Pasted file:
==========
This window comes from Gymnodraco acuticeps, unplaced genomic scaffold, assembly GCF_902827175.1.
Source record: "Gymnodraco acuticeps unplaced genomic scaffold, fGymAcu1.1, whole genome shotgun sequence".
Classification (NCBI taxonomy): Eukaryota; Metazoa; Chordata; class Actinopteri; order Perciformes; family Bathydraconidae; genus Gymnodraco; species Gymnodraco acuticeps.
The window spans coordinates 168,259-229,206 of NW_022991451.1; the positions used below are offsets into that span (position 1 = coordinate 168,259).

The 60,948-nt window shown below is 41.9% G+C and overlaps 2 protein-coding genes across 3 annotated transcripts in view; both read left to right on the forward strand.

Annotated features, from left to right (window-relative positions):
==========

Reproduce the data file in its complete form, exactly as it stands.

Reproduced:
This window comes from Gymnodraco acuticeps, unplaced genomic scaffold, assembly GCF_902827175.1.
Source record: "Gymnodraco acuticeps unplaced genomic scaffold, fGymAcu1.1, whole genome shotgun sequence".
Classification (NCBI taxonomy): Eukaryota; Metazoa; Chordata; class Actinopteri; order Perciformes; family Bathydraconidae; genus Gymnodraco; species Gymnodraco acuticeps.
The window spans coordinates 168,259-229,206 of NW_022991451.1; the positions used below are offsets into that span (position 1 = coordinate 168,259).

The 60,948-nt window shown below is 41.9% G+C and overlaps 2 protein-coding genes across 3 annotated transcripts in view; both read left to right on the forward strand.

Annotated features, from left to right (window-relative positions):